The key lesson is that giant projects often struggle. Where possible, you are better off splitting up large projects into smaller component parts and delivering them incrementally, with each smaller project team likely to remain reasonably productive. I have observed some extremely large (over $50 million) master data management (MDM) projects successfully follow this “think big, start small” mantra, breaking up a global rollout into numerous smaller-scale projects that deliver MDM capabilities for one geography or one data domain at a time. That takes a longer amount of elapsed time, but less work is required and there is time to correct early errors.
By contrast, I saw the opposite approach recently at a large US company. They had decided to fix their master data problems in one giant gulp, simultaneously tackling all major data domains and geographies, all to be driven centrally by a large team. The project team ended up at over 150 people in size, which was a fiasco. The business requirements turned out to be more complex than initially realised, and it was tough to maintain project momentum despite throwing yet more consultants at the project. After 18 months, it had manifestly failed to deliver anything of value. Eventually, to save face, a vastly cut-down deliverable was “made live,” but it was an application that remained essentially unused.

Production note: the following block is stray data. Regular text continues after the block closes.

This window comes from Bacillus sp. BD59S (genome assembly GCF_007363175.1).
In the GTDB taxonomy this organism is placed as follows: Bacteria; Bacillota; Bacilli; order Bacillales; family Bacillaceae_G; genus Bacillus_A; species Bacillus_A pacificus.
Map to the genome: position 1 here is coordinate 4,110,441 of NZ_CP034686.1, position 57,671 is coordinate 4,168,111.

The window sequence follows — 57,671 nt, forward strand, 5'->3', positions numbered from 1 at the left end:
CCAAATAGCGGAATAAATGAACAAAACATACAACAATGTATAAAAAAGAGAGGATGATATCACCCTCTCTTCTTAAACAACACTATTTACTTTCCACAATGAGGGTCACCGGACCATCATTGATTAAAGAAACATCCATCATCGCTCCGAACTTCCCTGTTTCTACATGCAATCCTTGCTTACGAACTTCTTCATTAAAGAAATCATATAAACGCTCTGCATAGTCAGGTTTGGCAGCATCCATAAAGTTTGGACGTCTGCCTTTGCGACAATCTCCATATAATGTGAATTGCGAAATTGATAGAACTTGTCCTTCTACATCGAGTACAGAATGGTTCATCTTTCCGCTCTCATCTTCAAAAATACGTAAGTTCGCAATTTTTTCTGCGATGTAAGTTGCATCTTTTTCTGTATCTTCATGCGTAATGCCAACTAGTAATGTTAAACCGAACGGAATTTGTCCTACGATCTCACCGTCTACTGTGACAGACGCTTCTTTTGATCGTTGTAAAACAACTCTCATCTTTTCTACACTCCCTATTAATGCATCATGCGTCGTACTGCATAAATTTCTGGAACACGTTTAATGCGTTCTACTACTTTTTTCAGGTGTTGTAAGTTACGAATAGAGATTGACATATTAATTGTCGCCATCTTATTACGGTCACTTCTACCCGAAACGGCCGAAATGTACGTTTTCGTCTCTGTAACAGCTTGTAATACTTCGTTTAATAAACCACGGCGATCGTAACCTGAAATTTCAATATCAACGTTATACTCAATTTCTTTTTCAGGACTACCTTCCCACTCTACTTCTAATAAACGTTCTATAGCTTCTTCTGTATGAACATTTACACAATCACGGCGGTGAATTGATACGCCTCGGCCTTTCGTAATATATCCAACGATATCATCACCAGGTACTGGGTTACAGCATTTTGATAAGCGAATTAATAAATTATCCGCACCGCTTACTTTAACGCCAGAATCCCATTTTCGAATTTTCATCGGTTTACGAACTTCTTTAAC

Not every project can be neatly broken up into smaller chunks, and sometimes there are external constraints on deadlines, such as government legislation. Yet time and again, I have conversations with people working on large projects that are struggling and find that they are guilty of easily avoidable sins. A common one is having a sketchy or non-existent business case.
And in many cases, a data management project is led by a centralized team following a waterfall project methodology, not because the project is suited to that style but because the methodology was blindly imposed by the systems integrator that won the bid for the implementation contract. In addition, the project team is split between the client office and a group in an offshore location “to save money,” yet the time difference means confusion between the project groups, causing endless rework as the chain between the business user, the business analyst interpreting requirements and the software developer grows longer and more convoluted.
We can do better. Data management projects frequently need a lot of iterations, as end users are hazy about their requirements until they see a prototype and then realise they wanted something slightly different. Projects that co-locate business and IT staff and keep to a manageable scale, delivering a project in small incremental chunks, can often achieve remarkable results. None of this should be surprising, since the theory behind it is buried away in a series of dusty and hardly read books from the 1980s. Yet all around the world, projects are kicking off right now following a rigid waterfall methodology to an artificially tight deadline to fit in with some perceived urgency on projects that would be better suited to an incremental delivery approach. Perhaps a little reading of some history is in order.
Andy Hayler is co-founder and CEO of analyst firm The Information Difference and a regular keynote speaker at international conferences on MDM, data governance and data quality. He is also a respected restaurant critic and author (see www.andyhayler.com).